Grateful Dead: Terrapin Station (2024 Vinyl Reissue) (Rhino) - review | Under the Radar Magazine Under the Radar | Music Blog for the Indie Music Magazine
Thursday, February 29th, 2024  

Grateful Dead

Terrapin Station (2024 Vinyl Reissue)


Feb 06, 2024 Web Exclusive
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It’s widely acknowledged that the late ‘70s wasn’t the best era for Grateful Dead studio albums. Not that the band was exactly known for its studio work anyway. Still, 1970 saw Grateful Dead’s studio peak with the release of the two classics, Workingman’s Dead and American Beauty, and even into the mid-70s, the band was firing on all cylinders, with 1973’s Wake of the Flood and 1975’s Blues for Allah showcasing some of the band’s best tracks and most lively extended pieces.

By 1977’s Terrapin Station, however, the band was losing steam. Keith and Donna Godchaux were nearing the end of their tenure with the band. The Dead had chosen to sign with a major label, Arista, for the album and also chose an outside producer for the first time in many years, something that history has judged with mixed results. Still, if one looks past the supremely regrettable version of “Dancin’ in the Streets,” Terrapin Station has enough redeeming qualities to prevent its relegation to the bargain bin and ultimately justify this spectacular sounding remastered vinyl reissue.

“Estimated Prophet” starts the album, cementing itself as a classic that the band would frequently visit live, and the Rev. Gary Davis cover, “Samson and Delilah,” grooves like only Grateful Dead can. An interesting aside, Donna Godchaux’s “Sunrise” is an outlier in the band’s catalog, all big orchestra and swooning vocals sung entirely by Godchaux herself. The band only performed it a handful of times (well, given the Dead’s live proclivity, anything less than 50 probably qualifies as a handful), and the song remains a curio of sorts. And Phil Lesh’s “Passenger” is as straight ahead rock and roll as the Grateful Dead attempted, no stone cold classic but lively regardless.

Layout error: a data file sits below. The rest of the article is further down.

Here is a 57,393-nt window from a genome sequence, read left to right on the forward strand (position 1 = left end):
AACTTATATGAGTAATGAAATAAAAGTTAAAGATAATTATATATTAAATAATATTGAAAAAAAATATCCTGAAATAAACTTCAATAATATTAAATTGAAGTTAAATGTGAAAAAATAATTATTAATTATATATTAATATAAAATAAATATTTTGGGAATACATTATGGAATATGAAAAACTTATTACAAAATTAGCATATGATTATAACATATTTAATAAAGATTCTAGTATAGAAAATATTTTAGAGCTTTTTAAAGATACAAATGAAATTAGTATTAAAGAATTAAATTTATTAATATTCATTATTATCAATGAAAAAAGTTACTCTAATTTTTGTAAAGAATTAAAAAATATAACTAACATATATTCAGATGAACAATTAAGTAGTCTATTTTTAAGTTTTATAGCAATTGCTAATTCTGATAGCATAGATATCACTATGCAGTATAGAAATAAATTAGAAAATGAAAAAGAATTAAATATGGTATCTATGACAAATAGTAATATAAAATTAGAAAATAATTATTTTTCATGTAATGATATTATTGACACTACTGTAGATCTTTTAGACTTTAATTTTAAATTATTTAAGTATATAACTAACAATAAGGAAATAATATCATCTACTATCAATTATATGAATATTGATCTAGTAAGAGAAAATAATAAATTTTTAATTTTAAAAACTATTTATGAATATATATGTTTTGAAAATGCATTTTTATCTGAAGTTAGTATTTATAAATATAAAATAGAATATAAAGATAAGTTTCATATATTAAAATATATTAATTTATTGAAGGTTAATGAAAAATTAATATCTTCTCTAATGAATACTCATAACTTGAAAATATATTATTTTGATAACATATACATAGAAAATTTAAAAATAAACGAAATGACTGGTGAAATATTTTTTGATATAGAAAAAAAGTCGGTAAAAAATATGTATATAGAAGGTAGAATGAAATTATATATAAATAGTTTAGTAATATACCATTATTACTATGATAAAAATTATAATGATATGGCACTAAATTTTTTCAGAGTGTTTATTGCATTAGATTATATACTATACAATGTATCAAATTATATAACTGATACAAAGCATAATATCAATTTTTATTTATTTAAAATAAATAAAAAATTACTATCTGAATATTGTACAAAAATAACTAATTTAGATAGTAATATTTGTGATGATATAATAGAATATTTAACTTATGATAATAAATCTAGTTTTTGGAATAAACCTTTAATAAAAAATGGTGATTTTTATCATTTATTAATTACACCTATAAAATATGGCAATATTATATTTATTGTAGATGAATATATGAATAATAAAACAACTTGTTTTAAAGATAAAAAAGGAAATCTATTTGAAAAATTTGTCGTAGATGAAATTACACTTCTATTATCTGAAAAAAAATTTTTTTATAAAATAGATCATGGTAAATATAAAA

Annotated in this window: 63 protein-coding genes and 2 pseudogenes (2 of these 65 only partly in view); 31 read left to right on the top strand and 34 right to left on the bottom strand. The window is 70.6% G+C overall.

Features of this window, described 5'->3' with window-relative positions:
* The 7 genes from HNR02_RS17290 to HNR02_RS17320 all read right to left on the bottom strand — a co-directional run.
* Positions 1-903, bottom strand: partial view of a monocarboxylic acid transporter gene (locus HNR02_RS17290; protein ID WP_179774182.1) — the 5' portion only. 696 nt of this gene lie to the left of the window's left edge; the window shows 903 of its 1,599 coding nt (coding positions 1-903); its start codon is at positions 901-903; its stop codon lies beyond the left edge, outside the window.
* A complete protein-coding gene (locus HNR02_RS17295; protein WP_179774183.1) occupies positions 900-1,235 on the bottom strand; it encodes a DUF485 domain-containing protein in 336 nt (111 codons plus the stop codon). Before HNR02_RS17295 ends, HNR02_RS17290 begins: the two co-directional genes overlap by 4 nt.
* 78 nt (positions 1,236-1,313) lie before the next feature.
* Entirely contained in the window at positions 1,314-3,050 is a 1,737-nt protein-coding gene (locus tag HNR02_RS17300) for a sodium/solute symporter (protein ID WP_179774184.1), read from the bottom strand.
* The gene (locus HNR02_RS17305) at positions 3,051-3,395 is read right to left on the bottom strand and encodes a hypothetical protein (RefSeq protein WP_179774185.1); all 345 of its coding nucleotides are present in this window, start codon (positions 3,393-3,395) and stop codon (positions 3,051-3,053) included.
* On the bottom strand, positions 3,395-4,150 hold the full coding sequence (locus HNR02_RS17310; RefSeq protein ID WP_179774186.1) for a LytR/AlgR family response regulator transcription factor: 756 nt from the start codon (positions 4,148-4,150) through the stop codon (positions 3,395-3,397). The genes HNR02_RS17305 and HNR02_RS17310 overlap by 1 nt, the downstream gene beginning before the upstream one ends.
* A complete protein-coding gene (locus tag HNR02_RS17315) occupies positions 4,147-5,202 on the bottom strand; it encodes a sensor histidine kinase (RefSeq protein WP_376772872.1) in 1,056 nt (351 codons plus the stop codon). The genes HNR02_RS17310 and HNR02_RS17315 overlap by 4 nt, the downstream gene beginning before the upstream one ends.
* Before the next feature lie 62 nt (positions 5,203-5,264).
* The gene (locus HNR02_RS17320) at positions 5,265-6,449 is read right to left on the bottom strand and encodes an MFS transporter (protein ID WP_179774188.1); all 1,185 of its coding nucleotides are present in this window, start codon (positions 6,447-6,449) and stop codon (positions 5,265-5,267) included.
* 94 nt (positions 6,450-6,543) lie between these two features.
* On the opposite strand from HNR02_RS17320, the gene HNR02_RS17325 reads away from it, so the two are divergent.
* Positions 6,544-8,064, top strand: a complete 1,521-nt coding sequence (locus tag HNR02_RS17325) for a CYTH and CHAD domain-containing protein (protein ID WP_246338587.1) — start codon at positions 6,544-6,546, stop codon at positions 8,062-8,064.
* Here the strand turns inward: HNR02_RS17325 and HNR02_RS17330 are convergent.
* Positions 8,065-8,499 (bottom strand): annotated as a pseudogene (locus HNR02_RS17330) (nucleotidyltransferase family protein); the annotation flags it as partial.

The second side of Terrapin Station finds the band once again ending its album with a multi-part suite, much as it did on Blues for Allah and Wake of the Flood before it, this time the song being the album’s title track. Unfortunately, “Terrapin Station” is no “Blues for Allah” or “Weather Report Suite.” But compared to what came on albums to follow, it would do just fine.

By 1981, the band stripped itself bare for the acoustic Reckoning, and, of course, by 1987 it had reinvigorated itself with its hit single “Touch of Grey.” Terrapin Station, while uneven, didn’t exactly represent the beginning of the end for Grateful Dead. Not that its fans would ever have let that happen. ( (

Author rating: 7/10

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Average reader rating: 6/10


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